A local naturalist has been recognized by the Canadian Herpetological Society (CHS) for a lifetime of work studying amphibians and reptiles in Canada.
Bishops Mills resident, Fred Schueler, has been studying reptiles and amphibians for over 50 years. Although he started out as a birder, Fred was drawn to the field of herpetology by a professor he had in his undergrad at Cornell University, who was himself an ant specialist; but was also interested in oviducts in male Leopard Frogs. “A bunch of us undergraduates said well why don’t you get us a state car and we’ll drive around and see what Leopard Frogs are doing in New York State and Pennsylvania,” Fred remembers. “And so, we spent the spring sort of ineffectually driving around catching Leopard Frogs.”
When he came to the University of Toronto for his graduate studies in 1970, Fred decided to switch gears from studying birds to focusing on the geographic variation of Leopard Frogs for his PhD thesis. Specimens that Fred collected during his studies ended up in the Canadian Museum of Nature in Ottawa and the DNA from the specimens was used for further research over 30 years later.
Fred has continued to contribute greatly to the field of herpetology, studying not only Leopard Frogs but many other species of reptiles and amphibians including turtles, snakes and salamanders. He has authored and co-authored over 30 peer-reviewed papers of scientific research and natural history notes, as well as many government reports, magazine articles, newsletter articles and local newspaper articles contributing to the conservation and collective knowledge of reptiles and amphibians in Canada. He is passionate about public education, and he and his wife Aleta Karstad have been hosting Mudpuppy Nights in Oxford Mills for over 25 years where they invite the public to see the giant salamanders who live in the creek below the dam. “The only type of herpetology he hasn’t been actually working in is lizards,” Aleta says. “There is some kind of a curse on me that lizards don’t show up when I’m around,” Fred adds.
The pair’s long-time friends, colleagues and Oxford Mills residents, Amanda Bennett and Matt Keevil, were the ones who nominated Fred for last year’s Michael Rankin Distinguished Canadian Herpetologist Award from CHS. Amanda, who is the secretary of the board for CHS, says the award is not only presented to someone who has had a long career in herpetology, but also someone who has contributed to the growth of the field. “They’re very community-minded,” she says about Fred and Aleta. “I think that’s also sort of a big part of the award, how much support for building the next generation and future generations of herpetologists they offer.”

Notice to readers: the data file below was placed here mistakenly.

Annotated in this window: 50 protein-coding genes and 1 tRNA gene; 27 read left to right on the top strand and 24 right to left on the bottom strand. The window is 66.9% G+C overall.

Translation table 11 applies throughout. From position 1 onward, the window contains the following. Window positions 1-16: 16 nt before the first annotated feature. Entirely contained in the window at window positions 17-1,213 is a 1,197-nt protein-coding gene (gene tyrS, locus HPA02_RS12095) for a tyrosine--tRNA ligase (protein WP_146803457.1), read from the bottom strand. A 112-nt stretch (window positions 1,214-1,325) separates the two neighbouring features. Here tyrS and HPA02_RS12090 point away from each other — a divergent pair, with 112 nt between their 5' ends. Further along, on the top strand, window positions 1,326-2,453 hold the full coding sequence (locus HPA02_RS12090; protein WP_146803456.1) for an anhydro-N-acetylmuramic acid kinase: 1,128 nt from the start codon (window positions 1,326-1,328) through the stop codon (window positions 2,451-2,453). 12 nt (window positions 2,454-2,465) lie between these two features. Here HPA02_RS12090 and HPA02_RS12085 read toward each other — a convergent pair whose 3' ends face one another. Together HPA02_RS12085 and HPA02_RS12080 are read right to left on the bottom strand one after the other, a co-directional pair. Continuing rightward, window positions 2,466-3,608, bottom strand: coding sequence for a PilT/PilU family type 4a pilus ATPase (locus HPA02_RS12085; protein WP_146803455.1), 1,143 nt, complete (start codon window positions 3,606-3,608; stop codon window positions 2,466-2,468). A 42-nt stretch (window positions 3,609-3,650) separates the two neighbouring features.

Fred was officially presented with the Michael Rankin Distinguished Canadian Herpetologist Award before CHS’ online conference in September. Fred says it was a big surprise, especially since he was focused on honouring his own mentor, Francis Cook, with a posthumous award for his dedication to the field at the conference. “I thought we were just going to present Francis’ award to [his wife] Joyce, when Amanda sprang the Rankin plaque on me,” he says.
It is clear that Fred’s dedication to herpetology will be life-long. Even after half a century of studying amphibians and reptiles, he is always busy helping with projects and collecting his own data which he compiles electronically in his database. This spring, he is focused on helping a researcher at the University of Ottawa address the declining population of Chorus Frogs by creating a colony to be released into specific habitats in Eastern Ontario. “It’s sort of Aleta and my responsibility to catch the frogs he’s going to need to start this colony with Ontario stock,” he says.
Through hard work and dedication to the field, Fred has become an elder of herpetology in Ontario, if not the entire country. He often uses Facebook to liaise with other herpetologists, and he and Aleta have also created the Eastern Ontario Nature List where anyone can share observations and get help identifying species. Amanda says with all his papers, books, community outreach and unfettered passion for the field, he definitely deserved to be recognized. “His curriculum vitae is long enough, he certainly warrants a lifetime-of-achievement [award],” she says.